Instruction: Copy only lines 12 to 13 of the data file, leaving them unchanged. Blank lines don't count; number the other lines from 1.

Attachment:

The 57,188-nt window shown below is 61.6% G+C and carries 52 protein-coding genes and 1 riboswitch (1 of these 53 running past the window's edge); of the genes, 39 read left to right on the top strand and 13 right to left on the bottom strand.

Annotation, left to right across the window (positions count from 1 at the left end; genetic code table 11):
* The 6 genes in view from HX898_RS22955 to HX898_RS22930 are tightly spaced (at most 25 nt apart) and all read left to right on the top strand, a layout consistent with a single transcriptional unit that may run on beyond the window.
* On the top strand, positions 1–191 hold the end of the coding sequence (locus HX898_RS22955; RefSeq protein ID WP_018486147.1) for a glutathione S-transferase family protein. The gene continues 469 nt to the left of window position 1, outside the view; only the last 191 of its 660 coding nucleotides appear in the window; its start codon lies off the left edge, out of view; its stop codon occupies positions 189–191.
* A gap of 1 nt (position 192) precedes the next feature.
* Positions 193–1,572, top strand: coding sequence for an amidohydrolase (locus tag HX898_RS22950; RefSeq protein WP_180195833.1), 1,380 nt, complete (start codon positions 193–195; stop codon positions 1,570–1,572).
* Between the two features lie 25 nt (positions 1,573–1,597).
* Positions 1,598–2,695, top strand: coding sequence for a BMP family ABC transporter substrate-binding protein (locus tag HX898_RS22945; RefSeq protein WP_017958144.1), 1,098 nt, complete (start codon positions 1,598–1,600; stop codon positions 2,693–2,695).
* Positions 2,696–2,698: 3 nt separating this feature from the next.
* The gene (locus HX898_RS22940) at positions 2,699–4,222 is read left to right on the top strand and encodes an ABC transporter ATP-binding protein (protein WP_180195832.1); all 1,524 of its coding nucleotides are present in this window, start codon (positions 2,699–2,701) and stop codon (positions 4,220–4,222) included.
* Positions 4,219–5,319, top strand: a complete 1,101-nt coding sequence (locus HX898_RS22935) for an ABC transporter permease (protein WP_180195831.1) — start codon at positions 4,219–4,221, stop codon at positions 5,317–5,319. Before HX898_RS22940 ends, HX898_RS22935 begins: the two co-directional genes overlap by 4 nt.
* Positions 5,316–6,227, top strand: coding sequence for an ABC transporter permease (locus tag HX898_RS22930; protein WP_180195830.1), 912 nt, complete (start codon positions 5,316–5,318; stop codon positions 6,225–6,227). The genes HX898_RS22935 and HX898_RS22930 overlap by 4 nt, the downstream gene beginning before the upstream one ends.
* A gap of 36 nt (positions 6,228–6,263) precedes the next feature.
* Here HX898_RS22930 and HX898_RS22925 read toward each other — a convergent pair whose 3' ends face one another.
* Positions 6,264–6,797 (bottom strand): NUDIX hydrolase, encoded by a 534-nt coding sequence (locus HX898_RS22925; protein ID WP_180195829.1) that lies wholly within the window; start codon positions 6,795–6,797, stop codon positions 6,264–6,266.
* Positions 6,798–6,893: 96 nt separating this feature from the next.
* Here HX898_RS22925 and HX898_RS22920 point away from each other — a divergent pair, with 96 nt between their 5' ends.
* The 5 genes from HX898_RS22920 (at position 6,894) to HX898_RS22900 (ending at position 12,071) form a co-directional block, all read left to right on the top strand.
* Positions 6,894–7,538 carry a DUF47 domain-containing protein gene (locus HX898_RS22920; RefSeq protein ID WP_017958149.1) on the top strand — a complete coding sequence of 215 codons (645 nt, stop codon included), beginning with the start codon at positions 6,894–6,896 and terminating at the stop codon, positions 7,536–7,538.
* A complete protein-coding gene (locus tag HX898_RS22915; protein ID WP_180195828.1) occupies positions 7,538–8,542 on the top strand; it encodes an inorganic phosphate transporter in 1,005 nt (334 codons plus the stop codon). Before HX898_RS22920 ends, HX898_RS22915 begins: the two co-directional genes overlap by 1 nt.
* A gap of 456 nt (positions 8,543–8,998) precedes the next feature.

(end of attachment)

* Positions 5,316–6,227, top strand: coding sequence for an ABC transporter permease (locus tag HX898_RS22930; protein WP_180195830.1), 912 nt, complete (start codon positions 5,316–5,318; stop codon positions 6,225–6,227). The genes HX898_RS22935 and HX898_RS22930 overlap by 4 nt, the downstream gene beginning before the upstream one ends.
* A gap of 36 nt (positions 6,228–6,263) precedes the next feature.